Review Times

Almost all clients ask Terracoding how long it will take from the app to be submitted until it’s actually live on the App Store. All I can say is that it varies. It can also depend on a lot of factors that may include:

  • New iOS device being released
    • Usually when a new device with a different screen size comes out, developers will be pushing out lots of updates to make sure their app looks good on the new device
  • New major iOS version released
    • As with any major release, Apple usually brings out new features that can be utilised in apps. Companies love adding in the new popular features into there apps, and with that comes a big spike of new apps or updates being submitted to Apple for review

Other than that, we can tell you that we’ve had new apps or updates accepted anywhere between 1 day and 1.5 months. Most often it’s between 1-2 weeks for a first app to be reviewed and accepted.


So you’ve followed all the advice above and your app has been rejected. Don’t panic! Rejections can happen for a long list of reasons, and most of them being from a small bug or a slight complaint about the meta data provided for the application.

Some common rejections could be:

  • Link to a site that contains a payment form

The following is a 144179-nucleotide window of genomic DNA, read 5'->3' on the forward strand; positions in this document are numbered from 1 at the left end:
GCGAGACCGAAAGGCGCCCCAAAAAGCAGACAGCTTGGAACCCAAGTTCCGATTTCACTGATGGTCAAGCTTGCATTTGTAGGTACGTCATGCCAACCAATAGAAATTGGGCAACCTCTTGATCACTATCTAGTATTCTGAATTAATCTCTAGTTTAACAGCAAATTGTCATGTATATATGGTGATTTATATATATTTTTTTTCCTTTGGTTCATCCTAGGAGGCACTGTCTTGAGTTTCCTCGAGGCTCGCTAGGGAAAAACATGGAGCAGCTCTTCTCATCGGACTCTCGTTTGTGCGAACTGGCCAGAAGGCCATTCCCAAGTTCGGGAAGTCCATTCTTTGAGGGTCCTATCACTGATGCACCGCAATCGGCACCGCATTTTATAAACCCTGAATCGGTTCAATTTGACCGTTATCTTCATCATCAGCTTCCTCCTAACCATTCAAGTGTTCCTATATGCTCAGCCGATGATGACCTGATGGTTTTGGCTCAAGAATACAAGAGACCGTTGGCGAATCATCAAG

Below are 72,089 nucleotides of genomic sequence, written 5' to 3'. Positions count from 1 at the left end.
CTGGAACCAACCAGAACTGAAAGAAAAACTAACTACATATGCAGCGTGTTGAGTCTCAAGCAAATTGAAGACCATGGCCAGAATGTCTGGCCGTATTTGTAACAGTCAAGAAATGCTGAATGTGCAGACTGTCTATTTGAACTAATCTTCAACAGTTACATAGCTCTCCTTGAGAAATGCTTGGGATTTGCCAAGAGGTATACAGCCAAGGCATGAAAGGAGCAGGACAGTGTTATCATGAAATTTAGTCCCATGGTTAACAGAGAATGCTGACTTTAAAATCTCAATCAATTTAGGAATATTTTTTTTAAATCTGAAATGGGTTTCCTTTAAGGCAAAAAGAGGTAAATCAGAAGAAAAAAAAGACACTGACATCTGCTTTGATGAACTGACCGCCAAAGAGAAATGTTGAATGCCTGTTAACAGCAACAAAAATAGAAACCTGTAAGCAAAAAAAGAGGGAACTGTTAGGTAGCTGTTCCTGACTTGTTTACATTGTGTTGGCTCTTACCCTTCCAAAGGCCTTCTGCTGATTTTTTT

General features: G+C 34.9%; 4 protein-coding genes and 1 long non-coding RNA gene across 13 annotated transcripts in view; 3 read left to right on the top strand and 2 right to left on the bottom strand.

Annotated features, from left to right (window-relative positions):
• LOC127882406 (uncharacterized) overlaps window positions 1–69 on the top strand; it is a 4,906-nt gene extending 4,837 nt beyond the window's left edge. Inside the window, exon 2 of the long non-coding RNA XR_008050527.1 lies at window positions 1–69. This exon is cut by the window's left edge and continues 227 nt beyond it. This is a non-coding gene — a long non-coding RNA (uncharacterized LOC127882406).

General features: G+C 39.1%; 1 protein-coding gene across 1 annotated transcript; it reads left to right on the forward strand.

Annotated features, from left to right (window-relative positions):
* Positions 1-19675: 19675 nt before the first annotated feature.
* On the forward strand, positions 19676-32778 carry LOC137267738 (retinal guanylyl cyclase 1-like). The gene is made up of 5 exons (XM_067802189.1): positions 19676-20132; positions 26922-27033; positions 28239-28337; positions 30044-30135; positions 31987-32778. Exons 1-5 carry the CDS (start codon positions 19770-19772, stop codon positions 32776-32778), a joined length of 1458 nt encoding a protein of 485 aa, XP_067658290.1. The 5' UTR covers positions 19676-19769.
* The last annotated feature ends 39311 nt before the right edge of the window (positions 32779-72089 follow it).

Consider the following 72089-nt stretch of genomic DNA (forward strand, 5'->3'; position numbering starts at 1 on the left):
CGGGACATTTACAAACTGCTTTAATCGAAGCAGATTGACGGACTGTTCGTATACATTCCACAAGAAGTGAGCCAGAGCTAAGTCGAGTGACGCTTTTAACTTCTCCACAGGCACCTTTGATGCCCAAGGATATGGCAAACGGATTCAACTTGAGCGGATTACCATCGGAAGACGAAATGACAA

• If you’re app costs money, and you’re also linking to a site that has a payment form on it, you’ll probably get rejected.
  • No demo account provided
    • If you’re app has any form of user accounts, you’ll need to provide Apple with a demo username and password for the app. Without this they will just reject your application
  • UI Bugs
    • Make sure you test your application on the iOS Simulator without an onscreen keyboard. Developers can often forget that some users will and do use an external keyboard with their iOS device, and if apps break because of it, you will get rejected.
  • Crashes
    • If your app crashes whilst Apple is reviewing the app, they will reject it. Make sure you have tested the app as if you were a brand new user, as well as someone who is logging in with an existing account.

A really good site to look at when making sure your app is App Store ready, is by having a good read through of Apple’s iOS Human Interface Guidelines (or HIG for short). These contain all kinds of default behaviours for key components of iOS.

The 6 Stages of App Development - Part 2

In Part 1 of this series I outlined the reasons why we follow a methodical approach to developing apps for clients and discussed the intial stages: analysing the problem, feature design and interaction design.

This post covers the final stages leading up to release: visual design, building the app and testing.

Stage 4 - Visual Design

With a set of features laid out for our app, we can start to add polish to how it looks. During this design phase we tend to produce mockups of how the app will look in Photoshop and work closely with the client to make sure everyone is happy with the style, colours and branding.

It’s important to remember that these mockups aren’t exactly how the final app will look. Due to the range of screen sizes and orientations, this stage is more about creating a guide for common elements used throughout the app. Still, focusing on the major views as a whole lets us design elements like toolbars and buttons in the context they’ll be used.